- Craft a page-turning plot with compelling characters that sticks with readers long after they’ve closed the book (. . . and hopefully leads them to preorder your next book).
- And more
This live, online class is limited to 10 students. Classes start March 7 and run Tuesdays and Thursdays at 6:30 pm Mountain Time (8:30pm EST) for a total of 23 classes. Classes ends on May 25.
For more information, visit https://mystorydoctor.com/the-triarchy-method-of-story/
About the Instructor
September C. Fawkes has worked in the fiction-writing industry for over ten years and has been editing stories for longer. She has edited for both award-winning and best-selling authors, as well as new writers. She has worked on manuscripts written for middle grade, young adult, and adult readers, and specializes in fantasy and science fiction.
For seven years, she worked through New York Times best-selling author David Farland, providing feedback on his workshop students’ assignments, editing their manuscripts, and sometimes, even editing David’s own books.
When not working, she is running an award-winning writing tip blog. She has also served as a writing coach on Writers Helping Writers and teaches at writing conferences. Some may say she needs to get a social life. It’d be easier if her fictional one wasn’t so interesting.
📌 The Scoop About This Past Week on Apex’s Strategy and Mastermind
The week of Feb 20, Apexers got to:
- Deep-dive on how to capture our story brilliance—plan, structure and organize, with Brenden Pugh – WRITE YOUR NOVEL WITH NOTION,
- Learn about MAKING YOUR MAGIC MATTER and how with C.R. Rowenson & Michael Thayer; and
- Understand WHY WRITE SHORT STORIES with John M. Olsen.
- and have a dialogue started about SHARPENING YOUR SHORT STORY SKILLS with Lyn Worthen on the Apex Writers Facebook group. Lyn will be presenting this topic at a later date.
STRATEGY (2/20/23) Brenden Pugh showed us more about what Notion can do for organizing, structuring & writing your novel with his Storybook: Master Novelist | Notion Template for Writers, which he created and he is giving Apex member a 40% discount bringing the cost of this dynamic multi-page template to $15. For more information click. The coupon code is APEX.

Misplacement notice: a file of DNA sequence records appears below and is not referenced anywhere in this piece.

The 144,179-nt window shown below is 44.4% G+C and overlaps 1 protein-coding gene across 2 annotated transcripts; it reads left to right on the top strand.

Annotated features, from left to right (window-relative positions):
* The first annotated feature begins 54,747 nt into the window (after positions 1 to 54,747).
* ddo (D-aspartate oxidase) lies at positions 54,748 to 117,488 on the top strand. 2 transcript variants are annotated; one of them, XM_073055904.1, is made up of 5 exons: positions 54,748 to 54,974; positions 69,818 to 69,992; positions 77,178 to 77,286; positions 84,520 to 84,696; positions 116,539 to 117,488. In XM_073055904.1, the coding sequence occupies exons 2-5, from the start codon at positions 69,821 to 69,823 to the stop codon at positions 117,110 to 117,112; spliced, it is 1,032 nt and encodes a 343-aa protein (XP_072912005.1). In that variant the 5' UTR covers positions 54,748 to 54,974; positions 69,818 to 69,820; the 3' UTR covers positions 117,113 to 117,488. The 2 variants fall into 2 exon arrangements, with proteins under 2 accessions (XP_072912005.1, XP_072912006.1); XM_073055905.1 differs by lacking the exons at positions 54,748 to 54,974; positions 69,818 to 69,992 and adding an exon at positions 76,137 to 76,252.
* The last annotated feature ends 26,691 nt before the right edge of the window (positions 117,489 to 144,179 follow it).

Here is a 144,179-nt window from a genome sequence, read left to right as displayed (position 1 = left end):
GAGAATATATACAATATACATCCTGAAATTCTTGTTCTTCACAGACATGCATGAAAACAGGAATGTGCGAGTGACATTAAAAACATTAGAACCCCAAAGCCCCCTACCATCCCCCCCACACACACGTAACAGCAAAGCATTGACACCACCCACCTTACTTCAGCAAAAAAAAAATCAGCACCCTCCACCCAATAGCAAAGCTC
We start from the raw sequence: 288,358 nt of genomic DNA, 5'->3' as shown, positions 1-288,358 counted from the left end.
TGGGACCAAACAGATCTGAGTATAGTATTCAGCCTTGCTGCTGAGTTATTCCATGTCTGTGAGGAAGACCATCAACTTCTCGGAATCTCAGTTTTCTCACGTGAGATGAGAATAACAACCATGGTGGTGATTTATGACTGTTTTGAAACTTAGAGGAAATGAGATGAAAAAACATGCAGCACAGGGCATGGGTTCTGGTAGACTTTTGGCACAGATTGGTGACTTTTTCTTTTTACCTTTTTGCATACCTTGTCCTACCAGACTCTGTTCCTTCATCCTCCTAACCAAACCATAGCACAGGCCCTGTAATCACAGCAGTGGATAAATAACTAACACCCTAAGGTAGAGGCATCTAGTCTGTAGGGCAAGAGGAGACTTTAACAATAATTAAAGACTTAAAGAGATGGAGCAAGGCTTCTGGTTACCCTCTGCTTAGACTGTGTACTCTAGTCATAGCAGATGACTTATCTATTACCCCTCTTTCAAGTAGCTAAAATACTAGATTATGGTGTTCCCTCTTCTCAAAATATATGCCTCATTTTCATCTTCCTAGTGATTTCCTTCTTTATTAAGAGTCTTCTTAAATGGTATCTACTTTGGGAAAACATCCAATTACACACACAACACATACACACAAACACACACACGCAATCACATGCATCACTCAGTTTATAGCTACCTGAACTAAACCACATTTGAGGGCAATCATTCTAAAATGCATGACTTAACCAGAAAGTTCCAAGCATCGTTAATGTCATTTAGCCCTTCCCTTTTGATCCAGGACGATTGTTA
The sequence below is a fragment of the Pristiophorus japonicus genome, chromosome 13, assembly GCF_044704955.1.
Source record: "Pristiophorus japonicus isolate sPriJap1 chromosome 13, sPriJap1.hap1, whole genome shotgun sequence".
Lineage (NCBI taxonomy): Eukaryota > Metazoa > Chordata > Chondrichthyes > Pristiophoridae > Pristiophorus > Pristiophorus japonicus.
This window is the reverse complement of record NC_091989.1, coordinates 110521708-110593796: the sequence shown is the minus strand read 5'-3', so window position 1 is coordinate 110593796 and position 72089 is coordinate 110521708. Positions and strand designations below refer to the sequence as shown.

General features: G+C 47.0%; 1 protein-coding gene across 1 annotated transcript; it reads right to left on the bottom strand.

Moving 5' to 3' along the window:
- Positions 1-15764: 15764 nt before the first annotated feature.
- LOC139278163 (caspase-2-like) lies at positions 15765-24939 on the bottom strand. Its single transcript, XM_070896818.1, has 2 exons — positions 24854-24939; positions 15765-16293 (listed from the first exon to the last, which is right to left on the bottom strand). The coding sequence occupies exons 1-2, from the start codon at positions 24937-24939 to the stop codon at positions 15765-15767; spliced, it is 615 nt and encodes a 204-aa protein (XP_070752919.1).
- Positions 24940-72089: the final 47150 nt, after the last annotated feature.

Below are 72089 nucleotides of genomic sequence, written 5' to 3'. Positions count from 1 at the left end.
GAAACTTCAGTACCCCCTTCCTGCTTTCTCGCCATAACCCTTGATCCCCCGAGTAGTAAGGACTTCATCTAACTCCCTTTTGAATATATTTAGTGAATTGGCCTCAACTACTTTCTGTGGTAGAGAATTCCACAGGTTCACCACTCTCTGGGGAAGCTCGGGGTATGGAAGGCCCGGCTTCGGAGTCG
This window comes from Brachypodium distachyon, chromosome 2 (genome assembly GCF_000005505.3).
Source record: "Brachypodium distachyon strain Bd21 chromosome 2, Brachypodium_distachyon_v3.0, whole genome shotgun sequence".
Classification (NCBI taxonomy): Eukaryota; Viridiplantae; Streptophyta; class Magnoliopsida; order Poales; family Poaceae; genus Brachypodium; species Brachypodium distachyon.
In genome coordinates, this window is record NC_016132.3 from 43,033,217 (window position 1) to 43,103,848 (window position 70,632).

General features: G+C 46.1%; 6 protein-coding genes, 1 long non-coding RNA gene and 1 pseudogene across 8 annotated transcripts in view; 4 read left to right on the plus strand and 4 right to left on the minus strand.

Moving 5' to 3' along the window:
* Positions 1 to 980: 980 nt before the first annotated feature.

Notion is another tool available for writers, companies, project managers, etc. It’s a lego-block all-in-one workspace where you can write, plan, collaborate and get organized. There are many templates and tutorials on the web to get up to speed and Brenden recommends THOMAS FRANK EXPLAINS YOUTUBE CHANNEL to get you going if you’re stuck.
MASTERMIND (2/20/23)C.R. Rowenson & Michael Thayer talked about the importance of having your magic baked into your story, not bolted on, and why doing it right means paying attention to clever ripple effect and more. Some of this presentation’s highlights include:
- How to connect the magic to multiple obstacles, conflict, theme, the cost, characters, etc., along with giving concrete examples along the way.
- Ways to tap into ideas and inspiration for your own magic systems with some simple questions like: “Wouldn’t it be cool if…..?” AND “I only I could….”
- Resources like Sanderson’s Laws of Magics
- And a list of don’ts and the whys.
MASTERMIND (2/25/23) Due to a scheduling conflict, Lyn Worthen wasn’t able to make it but John M.Olsen stepped in with WHY WRITE SHORT STORIES. This presentation covered all writers from the unpublished to those making a living doing so.
Some of the examples included:
- more networking,
- learning to get to your point quickly and with an economy of words,
- it’s fun,
- get to experiment with different styles,
- accumulate fans and have your name published with big names
- and more.
John gave us some resources to find where to find places to submit to and stressed the importance of creating some some of tracking document or spreadsheet so we know what’s been submitted, when, and payment. The presentation elicited some fantastic questions at the end!
Replays are either up or will be soon.
Sharpening Your Short Story Skills Discussion.
Because of a scheduling issue, Lyn will be presenting at a later date but in the meanwhile she is opening up short-story related questions (in general, not about a specific story) on the Apex Writers Facebook group. She opened the conversation with:
- STUDY YOUR CRAFT AND PRACTICE IT.
I don’t mean how to type reasonably grammatical sentences, but learning to create characters who become so real that readers feel like they know them, want to spend time with them (or avoid them, as the case may be). Create settings so rich and vivid that we can feel the twin suns on our faces or taste the salt spray of the surf crashing on the rocks as we zip down the coastal highway.
And I’m not suggesting padding your prose with a lot of vague description. An acquisition editor (and a reader) will see through that in a heartbeat and move on to the next story in the queue. Study technique, study theory, and then practice learning to write characters and settings by reading lots of stories and writing lots of stories. You’ve got to put in the time, just like you would if you were learning to play a musical instrument or excel at a sport.
Whether you’re writing a story set in the present-day, real-world or one set on a world entirely out of your imagination, if you can make me believe it, make me feel like I’m there, I’m much more likely to keep reading. And the longer I keep reading, the more likely I am to buy it.